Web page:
Wandering the carefully maintained grounds of one of the nation’s many shrines, chances are you’ll stumble across a few ema stacked one on top of another that lead to the main shrine entrance. Ema are wooden plaques, typically palm-sized, that are key to worship in the Shinto religion and tradition. Worshippers write prayers or wishes on them, and then hang them around the shrine, so that the kami, or spirits, can receive the wishes and bless the worshipper with their requests. You can typically buy them on the shrine grounds, as most shrines have small stores that sell good-luck trinkets and other small items. Adorned with the wish, the ema is typically left hanging until it is burned during a ceremony that is said to liberate the wish from the writer.
It’s said that during the early traditions of Shinto, horses were thought to carry the messages to the kami (gods). To get around the impracticalities of having a horse deliver the message, worshippers started to draw horses instead. In English, the word ema (絵馬) literally translates to “picture-horse”. If you inspect an ema today, you’ll typically notice an image of a horse somewhere on the plaque.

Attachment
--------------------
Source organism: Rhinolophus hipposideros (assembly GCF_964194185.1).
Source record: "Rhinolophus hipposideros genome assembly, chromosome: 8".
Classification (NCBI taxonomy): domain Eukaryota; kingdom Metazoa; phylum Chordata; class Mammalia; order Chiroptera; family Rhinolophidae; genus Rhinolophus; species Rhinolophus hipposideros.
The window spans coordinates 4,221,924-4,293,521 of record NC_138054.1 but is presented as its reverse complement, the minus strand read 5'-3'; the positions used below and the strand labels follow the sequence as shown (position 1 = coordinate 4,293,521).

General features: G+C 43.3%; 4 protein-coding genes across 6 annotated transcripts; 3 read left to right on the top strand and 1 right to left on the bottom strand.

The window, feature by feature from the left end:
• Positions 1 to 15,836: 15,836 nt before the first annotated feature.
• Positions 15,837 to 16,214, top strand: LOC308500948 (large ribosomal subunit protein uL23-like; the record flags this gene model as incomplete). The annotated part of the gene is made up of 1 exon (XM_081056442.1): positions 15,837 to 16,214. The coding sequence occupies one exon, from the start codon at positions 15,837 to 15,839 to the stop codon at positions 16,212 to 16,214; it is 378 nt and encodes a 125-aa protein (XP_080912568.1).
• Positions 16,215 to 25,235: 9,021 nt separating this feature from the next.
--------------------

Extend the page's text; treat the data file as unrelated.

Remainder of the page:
As time progressed, the ema evolved, but the message and purpose stayed the same. During the Muromachi period (1336-1573), a few shrines started to display images of other animals. The Inari Shrine started carrying fox ema, as the vibrant orange-and-red animals were often found there. During the Azuchi-Momoyama era (1568-1600) ema halls, similar to modern-day art galleries, started popping up for artists to display their ema designs. The contemporary ema became popular during the Edo period (1603-1868), when the plaques became smaller and were available for purchase and ready to hang.
Today, there is a huge variety of ema for sale, depending on where you go. Among the most common styles is a depiction of the current year’s zodiac, which in 2018 is the dog.
Ema typically cost about 500-1,000 yen ($5-10 USD). Many of the shrines operate on a honour system, where guests put money in a box at the shrine and then take a plaque. The money typically goes back into supporting the shrine.
There are no strict rules about how to make a wish on an ema. Some people write their wish over the image on the front, and then add their details (name, address, date) on the back. Others don’t want to ruin the design, and they instead try to squeeze everything on the empty side. You don’t have to know Japanese to make a wish. In fact, if you visit one of the more popular tourist shrines (such as Meiji Jingumae), you’ll notice a large collection of ema inscribed with a variety of languages. Once you’re finished writing, just hang the ema up, and hope your wishes come true.